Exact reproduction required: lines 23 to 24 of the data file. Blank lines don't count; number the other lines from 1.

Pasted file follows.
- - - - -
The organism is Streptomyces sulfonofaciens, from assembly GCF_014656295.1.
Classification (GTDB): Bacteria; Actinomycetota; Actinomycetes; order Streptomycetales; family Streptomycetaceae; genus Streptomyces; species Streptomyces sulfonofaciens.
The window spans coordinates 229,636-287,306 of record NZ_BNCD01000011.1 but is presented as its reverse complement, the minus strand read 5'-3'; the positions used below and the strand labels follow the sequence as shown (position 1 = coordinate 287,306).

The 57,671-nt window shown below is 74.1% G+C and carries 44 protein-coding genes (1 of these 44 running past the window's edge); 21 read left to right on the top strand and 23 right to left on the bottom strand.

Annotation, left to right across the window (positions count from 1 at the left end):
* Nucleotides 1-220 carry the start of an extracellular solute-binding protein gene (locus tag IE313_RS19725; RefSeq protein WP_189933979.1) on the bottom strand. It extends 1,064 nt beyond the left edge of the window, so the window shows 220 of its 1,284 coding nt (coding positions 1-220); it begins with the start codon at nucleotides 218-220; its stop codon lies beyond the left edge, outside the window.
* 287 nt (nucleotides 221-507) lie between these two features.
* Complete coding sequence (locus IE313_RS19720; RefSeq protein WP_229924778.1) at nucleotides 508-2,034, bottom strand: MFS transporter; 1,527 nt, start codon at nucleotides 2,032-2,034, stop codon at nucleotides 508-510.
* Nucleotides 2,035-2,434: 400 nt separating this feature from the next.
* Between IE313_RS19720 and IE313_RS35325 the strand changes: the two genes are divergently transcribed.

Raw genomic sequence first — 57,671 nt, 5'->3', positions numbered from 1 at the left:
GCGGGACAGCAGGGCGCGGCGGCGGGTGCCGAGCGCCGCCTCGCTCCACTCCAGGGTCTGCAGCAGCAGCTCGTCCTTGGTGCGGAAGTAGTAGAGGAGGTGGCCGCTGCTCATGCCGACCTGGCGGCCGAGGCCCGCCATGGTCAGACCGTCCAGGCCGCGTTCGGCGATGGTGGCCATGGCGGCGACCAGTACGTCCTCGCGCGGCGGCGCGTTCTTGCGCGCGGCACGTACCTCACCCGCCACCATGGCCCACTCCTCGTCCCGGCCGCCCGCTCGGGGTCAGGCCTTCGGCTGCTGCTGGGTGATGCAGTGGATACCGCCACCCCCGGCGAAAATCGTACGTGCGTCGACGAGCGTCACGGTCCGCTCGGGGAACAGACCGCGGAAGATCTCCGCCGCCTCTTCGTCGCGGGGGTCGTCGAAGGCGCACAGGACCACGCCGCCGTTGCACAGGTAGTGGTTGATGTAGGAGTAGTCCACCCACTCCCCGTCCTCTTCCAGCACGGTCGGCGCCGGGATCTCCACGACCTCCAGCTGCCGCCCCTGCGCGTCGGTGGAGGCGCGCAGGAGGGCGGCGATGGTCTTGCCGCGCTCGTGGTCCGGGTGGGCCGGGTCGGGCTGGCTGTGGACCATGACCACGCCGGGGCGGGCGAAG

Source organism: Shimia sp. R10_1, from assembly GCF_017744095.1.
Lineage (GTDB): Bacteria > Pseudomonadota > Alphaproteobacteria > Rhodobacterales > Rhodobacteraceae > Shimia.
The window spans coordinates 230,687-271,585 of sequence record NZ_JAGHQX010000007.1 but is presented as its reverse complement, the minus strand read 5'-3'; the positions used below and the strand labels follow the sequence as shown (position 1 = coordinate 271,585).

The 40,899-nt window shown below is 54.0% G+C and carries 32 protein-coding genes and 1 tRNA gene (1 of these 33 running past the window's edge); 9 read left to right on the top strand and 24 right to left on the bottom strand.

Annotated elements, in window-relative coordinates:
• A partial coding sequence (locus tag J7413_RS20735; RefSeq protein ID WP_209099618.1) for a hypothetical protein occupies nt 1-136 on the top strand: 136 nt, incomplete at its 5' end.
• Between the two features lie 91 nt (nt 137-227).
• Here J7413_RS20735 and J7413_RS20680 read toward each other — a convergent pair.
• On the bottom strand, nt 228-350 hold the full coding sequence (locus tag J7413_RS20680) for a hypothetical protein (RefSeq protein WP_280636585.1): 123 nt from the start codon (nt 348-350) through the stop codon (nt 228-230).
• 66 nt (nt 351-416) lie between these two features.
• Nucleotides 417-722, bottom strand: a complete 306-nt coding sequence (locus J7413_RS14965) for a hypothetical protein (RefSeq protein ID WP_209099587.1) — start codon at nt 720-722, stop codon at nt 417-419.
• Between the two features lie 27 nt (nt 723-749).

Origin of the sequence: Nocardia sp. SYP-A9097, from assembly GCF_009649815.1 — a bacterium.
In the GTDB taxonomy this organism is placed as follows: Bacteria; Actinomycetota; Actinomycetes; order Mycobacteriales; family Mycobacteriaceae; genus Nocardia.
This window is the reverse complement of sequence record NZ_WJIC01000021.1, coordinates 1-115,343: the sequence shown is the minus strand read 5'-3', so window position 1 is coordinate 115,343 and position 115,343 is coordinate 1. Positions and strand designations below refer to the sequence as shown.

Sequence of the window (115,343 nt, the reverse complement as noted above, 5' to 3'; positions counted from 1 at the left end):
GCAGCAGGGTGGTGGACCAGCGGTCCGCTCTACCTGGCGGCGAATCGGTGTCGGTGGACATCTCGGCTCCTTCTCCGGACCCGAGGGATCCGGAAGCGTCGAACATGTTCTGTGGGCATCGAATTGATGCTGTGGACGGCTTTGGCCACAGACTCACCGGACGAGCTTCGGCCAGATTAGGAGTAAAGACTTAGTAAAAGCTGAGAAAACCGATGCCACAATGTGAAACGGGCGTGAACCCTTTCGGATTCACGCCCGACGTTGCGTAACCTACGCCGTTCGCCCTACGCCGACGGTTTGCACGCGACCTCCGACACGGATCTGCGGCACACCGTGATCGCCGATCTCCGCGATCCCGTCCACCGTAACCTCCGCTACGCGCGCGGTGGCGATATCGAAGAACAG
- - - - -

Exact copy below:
• Nucleotides 417-722, bottom strand: a complete 306-nt coding sequence (locus J7413_RS14965) for a hypothetical protein (RefSeq protein ID WP_209099587.1) — start codon at nt 720-722, stop codon at nt 417-419.
• Between the two features lie 27 nt (nt 723-749).